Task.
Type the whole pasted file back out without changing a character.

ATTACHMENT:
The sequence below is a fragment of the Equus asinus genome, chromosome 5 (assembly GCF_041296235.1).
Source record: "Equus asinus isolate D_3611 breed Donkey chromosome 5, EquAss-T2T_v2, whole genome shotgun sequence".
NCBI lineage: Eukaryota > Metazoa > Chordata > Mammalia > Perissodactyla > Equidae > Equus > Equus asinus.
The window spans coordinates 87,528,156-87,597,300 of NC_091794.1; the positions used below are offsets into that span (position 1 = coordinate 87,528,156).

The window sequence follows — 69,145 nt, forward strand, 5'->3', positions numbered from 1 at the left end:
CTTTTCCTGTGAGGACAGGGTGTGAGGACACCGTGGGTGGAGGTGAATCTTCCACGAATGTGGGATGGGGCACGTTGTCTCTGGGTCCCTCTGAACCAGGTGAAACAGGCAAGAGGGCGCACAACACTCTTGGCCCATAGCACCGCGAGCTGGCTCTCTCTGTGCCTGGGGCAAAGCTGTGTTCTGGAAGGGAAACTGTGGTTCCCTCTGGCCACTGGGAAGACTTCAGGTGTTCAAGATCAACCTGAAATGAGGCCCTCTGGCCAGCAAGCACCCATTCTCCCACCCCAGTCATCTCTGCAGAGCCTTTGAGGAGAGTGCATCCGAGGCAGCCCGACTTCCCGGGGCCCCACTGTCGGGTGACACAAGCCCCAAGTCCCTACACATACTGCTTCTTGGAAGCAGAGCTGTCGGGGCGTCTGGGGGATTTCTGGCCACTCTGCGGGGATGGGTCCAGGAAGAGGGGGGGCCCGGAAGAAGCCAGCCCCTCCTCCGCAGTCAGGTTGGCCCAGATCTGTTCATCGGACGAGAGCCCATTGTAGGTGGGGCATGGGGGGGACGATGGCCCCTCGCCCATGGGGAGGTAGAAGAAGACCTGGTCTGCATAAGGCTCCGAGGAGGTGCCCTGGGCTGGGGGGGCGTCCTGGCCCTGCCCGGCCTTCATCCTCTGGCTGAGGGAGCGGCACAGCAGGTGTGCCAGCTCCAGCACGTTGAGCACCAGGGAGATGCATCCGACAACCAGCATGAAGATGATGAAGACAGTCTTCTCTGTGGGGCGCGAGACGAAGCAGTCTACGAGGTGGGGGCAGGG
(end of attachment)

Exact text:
The sequence below is a fragment of the Equus asinus genome, chromosome 5 (assembly GCF_041296235.1).
Source record: "Equus asinus isolate D_3611 breed Donkey chromosome 5, EquAss-T2T_v2, whole genome shotgun sequence".
NCBI lineage: Eukaryota > Metazoa > Chordata > Mammalia > Perissodactyla > Equidae > Equus > Equus asinus.
The window spans coordinates 87,528,156-87,597,300 of NC_091794.1; the positions used below are offsets into that span (position 1 = coordinate 87,528,156).

The window sequence follows — 69,145 nt, forward strand, 5'->3', positions numbered from 1 at the left end:
CTTTTCCTGTGAGGACAGGGTGTGAGGACACCGTGGGTGGAGGTGAATCTTCCACGAATGTGGGATGGGGCACGTTGTCTCTGGGTCCCTCTGAACCAGGTGAAACAGGCAAGAGGGCGCACAACACTCTTGGCCCATAGCACCGCGAGCTGGCTCTCTCTGTGCCTGGGGCAAAGCTGTGTTCTGGAAGGGAAACTGTGGTTCCCTCTGGCCACTGGGAAGACTTCAGGTGTTCAAGATCAACCTGAAATGAGGCCCTCTGGCCAGCAAGCACCCATTCTCCCACCCCAGTCATCTCTGCAGAGCCTTTGAGGAGAGTGCATCCGAGGCAGCCCGACTTCCCGGGGCCCCACTGTCGGGTGACACAAGCCCCAAGTCCCTACACATACTGCTTCTTGGAAGCAGAGCTGTCGGGGCGTCTGGGGGATTTCTGGCCACTCTGCGGGGATGGGTCCAGGAAGAGGGGGGGCCCGGAAGAAGCCAGCCCCTCCTCCGCAGTCAGGTTGGCCCAGATCTGTTCATCGGACGAGAGCCCATTGTAGGTGGGGCATGGGGGGGACGATGGCCCCTCGCCCATGGGGAGGTAGAAGAAGACCTGGTCTGCATAAGGCTCCGAGGAGGTGCCCTGGGCTGGGGGGGCGTCCTGGCCCTGCCCGGCCTTCATCCTCTGGCTGAGGGAGCGGCACAGCAGGTGTGCCAGCTCCAGCACGTTGAGCACCAGGGAGATGCATCCGACAACCAGCATGAAGATGATGAAGACAGTCTTCTCTGTGGGGCGCGAGACGAAGCAGTCTACGAGGTGGGGGCAGGG